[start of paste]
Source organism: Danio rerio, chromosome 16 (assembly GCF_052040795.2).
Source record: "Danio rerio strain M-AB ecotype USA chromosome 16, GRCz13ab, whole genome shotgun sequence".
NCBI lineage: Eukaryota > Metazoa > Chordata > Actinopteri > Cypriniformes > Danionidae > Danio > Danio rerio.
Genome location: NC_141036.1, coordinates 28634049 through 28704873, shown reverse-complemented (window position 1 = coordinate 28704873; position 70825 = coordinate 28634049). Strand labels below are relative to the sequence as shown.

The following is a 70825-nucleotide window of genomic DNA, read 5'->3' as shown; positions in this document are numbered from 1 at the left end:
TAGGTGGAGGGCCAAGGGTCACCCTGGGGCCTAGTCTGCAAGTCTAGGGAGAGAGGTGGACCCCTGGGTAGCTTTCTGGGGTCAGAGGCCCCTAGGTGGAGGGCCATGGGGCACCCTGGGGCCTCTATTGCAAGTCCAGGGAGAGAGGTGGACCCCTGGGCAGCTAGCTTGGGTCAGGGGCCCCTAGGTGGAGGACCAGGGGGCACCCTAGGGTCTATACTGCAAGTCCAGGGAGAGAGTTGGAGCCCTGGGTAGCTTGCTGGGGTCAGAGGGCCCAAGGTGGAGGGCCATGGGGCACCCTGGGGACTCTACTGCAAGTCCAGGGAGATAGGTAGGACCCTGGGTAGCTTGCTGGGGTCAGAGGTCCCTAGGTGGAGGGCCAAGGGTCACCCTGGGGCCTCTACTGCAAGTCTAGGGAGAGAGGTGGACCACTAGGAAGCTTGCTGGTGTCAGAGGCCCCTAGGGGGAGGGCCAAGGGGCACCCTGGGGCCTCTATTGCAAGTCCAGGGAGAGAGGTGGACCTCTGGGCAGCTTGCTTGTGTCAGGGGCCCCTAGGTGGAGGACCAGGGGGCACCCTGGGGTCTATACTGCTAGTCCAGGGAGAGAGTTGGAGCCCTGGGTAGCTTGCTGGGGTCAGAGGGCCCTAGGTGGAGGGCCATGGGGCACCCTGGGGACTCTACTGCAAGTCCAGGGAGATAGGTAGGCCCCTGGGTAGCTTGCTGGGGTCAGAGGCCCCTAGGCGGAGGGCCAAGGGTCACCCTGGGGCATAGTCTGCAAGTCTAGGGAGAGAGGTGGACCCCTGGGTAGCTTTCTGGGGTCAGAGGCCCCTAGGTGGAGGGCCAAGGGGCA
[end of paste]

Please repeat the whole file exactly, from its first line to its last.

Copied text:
Source organism: Danio rerio, chromosome 16 (assembly GCF_052040795.2).
Source record: "Danio rerio strain M-AB ecotype USA chromosome 16, GRCz13ab, whole genome shotgun sequence".
NCBI lineage: Eukaryota > Metazoa > Chordata > Actinopteri > Cypriniformes > Danionidae > Danio > Danio rerio.
Genome location: NC_141036.1, coordinates 28634049 through 28704873, shown reverse-complemented (window position 1 = coordinate 28704873; position 70825 = coordinate 28634049). Strand labels below are relative to the sequence as shown.

The following is a 70825-nucleotide window of genomic DNA, read 5'->3' as shown; positions in this document are numbered from 1 at the left end:
TAGGTGGAGGGCCAAGGGTCACCCTGGGGCCTAGTCTGCAAGTCTAGGGAGAGAGGTGGACCCCTGGGTAGCTTTCTGGGGTCAGAGGCCCCTAGGTGGAGGGCCATGGGGCACCCTGGGGCCTCTATTGCAAGTCCAGGGAGAGAGGTGGACCCCTGGGCAGCTAGCTTGGGTCAGGGGCCCCTAGGTGGAGGACCAGGGGGCACCCTAGGGTCTATACTGCAAGTCCAGGGAGAGAGTTGGAGCCCTGGGTAGCTTGCTGGGGTCAGAGGGCCCAAGGTGGAGGGCCATGGGGCACCCTGGGGACTCTACTGCAAGTCCAGGGAGATAGGTAGGACCCTGGGTAGCTTGCTGGGGTCAGAGGTCCCTAGGTGGAGGGCCAAGGGTCACCCTGGGGCCTCTACTGCAAGTCTAGGGAGAGAGGTGGACCACTAGGAAGCTTGCTGGTGTCAGAGGCCCCTAGGGGGAGGGCCAAGGGGCACCCTGGGGCCTCTATTGCAAGTCCAGGGAGAGAGGTGGACCTCTGGGCAGCTTGCTTGTGTCAGGGGCCCCTAGGTGGAGGACCAGGGGGCACCCTGGGGTCTATACTGCTAGTCCAGGGAGAGAGTTGGAGCCCTGGGTAGCTTGCTGGGGTCAGAGGGCCCTAGGTGGAGGGCCATGGGGCACCCTGGGGACTCTACTGCAAGTCCAGGGAGATAGGTAGGCCCCTGGGTAGCTTGCTGGGGTCAGAGGCCCCTAGGCGGAGGGCCAAGGGTCACCCTGGGGCATAGTCTGCAAGTCTAGGGAGAGAGGTGGACCCCTGGGTAGCTTTCTGGGGTCAGAGGCCCCTAGGTGGAGGGCCAAGGGGCA